Bontemps: Puzzling. New York has spent the past couple of years painstakingly maintaining flexibility and cap space. Then, this offseason, they've turned around and given out long-term deals to Derrick Rose, Nerlens Noel, Alec Burks and Fournier, locking New York into a team that wasn't good enough to get out of the first round last season, and doesn't appear to have any path to being a top-four team in the East the next three years. I guess the Knicks will just be happy to try to make the playoffs again the next couple of years? But after their patient approach had paid nice dividends for them, it was odd to see them so rapidly change course like this.
Goldsberry: Random. The Knicks were rightfully the toast of the East last year, but they needed to make a splash this offseason to continue their ascendant trajectory in a suddenly deep conference. Instead, they lost Reggie Bullock and added Evan Fournier, while re-signing Noel, Rose and Burks. It's not that they got worse -- they didn't -- it's that they failed to add a signature player who can move them up the East standings.
Pelton: A better Knicks team on paper might not translate into more wins
4. Fact or fiction: The Lakers put the right pieces around their new Big Three
Sedano: Fact. They certainly got the right type of players to play around their new Big Three of James, Davis and Westbrook. There is a lot of shooting on the roster now. However, the new additions also add plenty of mileage to Frank Vogel's rotation, something he'll have to manage on a nightly basis. I feel confident that Anthony and Howard will get minutes. I would expect the same for Kent Bazemore. Vogel is a defensive-minded coach, and of the perimeter scoring threats they added, Bazemore is the best on that end. If other perimeter players like Wayne Ellington, Kendrick Nunn and Talen Horton-Tucker can find a way to survive on the defensive end, the Lakers will have successfully solidified their rotation.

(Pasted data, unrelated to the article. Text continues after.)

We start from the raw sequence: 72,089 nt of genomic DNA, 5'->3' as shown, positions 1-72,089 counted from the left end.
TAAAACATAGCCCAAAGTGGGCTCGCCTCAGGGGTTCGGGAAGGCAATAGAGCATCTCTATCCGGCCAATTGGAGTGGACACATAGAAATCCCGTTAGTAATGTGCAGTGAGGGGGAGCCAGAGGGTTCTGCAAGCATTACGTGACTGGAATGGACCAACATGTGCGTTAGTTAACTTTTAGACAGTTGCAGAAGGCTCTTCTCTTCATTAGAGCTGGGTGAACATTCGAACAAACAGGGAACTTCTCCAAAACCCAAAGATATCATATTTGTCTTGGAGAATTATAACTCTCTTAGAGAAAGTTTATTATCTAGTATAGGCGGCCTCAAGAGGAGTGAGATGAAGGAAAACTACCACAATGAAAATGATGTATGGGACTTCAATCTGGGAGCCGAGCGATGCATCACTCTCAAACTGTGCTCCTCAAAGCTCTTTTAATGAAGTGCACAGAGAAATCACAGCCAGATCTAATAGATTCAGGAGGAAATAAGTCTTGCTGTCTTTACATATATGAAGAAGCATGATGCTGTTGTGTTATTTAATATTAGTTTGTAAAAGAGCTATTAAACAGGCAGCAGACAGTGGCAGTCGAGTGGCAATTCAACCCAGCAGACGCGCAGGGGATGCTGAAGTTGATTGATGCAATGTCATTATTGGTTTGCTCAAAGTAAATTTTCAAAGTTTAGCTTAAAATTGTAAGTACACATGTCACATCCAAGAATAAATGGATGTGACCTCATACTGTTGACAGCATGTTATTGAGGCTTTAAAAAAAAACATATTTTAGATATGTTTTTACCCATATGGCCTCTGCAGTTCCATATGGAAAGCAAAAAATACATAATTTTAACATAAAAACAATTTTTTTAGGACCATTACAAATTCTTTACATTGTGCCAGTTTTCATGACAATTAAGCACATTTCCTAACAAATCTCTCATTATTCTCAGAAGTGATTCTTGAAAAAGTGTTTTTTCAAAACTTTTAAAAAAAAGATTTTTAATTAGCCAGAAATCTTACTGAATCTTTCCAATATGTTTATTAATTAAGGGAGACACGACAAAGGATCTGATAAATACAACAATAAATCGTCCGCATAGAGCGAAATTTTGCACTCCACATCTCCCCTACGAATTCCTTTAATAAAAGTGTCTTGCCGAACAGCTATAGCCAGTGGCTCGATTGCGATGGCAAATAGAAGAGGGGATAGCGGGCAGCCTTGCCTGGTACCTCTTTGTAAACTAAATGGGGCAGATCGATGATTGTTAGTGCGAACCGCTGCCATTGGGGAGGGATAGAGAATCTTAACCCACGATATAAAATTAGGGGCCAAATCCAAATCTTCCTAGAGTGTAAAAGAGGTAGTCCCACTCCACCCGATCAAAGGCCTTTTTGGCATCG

Youngmisuk: Fact. General manager Rob Pelinka went out and revamped this roster by adding an intriguing blend of veterans and young players with potential. Vets like Anthony, Trevor Ariza, Ellington and Bazemore should improve the perimeter shooting. And the Malik Monk and Nunn signings are steals. The downside? The Lakers might have defensive issues, which isn't good for a Frank Vogel team. The bigger question might be: Is the Lakers' Big Three the right fit?